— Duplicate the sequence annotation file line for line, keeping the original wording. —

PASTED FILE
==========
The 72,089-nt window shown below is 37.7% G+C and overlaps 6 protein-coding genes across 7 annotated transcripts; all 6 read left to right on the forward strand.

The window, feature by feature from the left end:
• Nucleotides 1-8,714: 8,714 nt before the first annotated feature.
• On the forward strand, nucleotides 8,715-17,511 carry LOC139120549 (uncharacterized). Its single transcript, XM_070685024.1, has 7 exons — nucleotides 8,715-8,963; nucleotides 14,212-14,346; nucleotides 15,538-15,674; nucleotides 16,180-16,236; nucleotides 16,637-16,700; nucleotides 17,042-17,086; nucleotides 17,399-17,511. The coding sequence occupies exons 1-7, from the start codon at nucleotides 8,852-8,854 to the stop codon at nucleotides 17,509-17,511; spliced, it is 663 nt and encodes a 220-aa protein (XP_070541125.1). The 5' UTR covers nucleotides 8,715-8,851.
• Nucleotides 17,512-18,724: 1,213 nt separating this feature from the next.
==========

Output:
The 72,089-nt window shown below is 37.7% G+C and overlaps 6 protein-coding genes across 7 annotated transcripts; all 6 read left to right on the forward strand.

The window, feature by feature from the left end:
• Nucleotides 1-8,714: 8,714 nt before the first annotated feature.
• On the forward strand, nucleotides 8,715-17,511 carry LOC139120549 (uncharacterized). Its single transcript, XM_070685024.1, has 7 exons — nucleotides 8,715-8,963; nucleotides 14,212-14,346; nucleotides 15,538-15,674; nucleotides 16,180-16,236; nucleotides 16,637-16,700; nucleotides 17,042-17,086; nucleotides 17,399-17,511. The coding sequence occupies exons 1-7, from the start codon at nucleotides 8,852-8,854 to the stop codon at nucleotides 17,509-17,511; spliced, it is 663 nt and encodes a 220-aa protein (XP_070541125.1). The 5' UTR covers nucleotides 8,715-8,851.
• Nucleotides 17,512-18,724: 1,213 nt separating this feature from the next.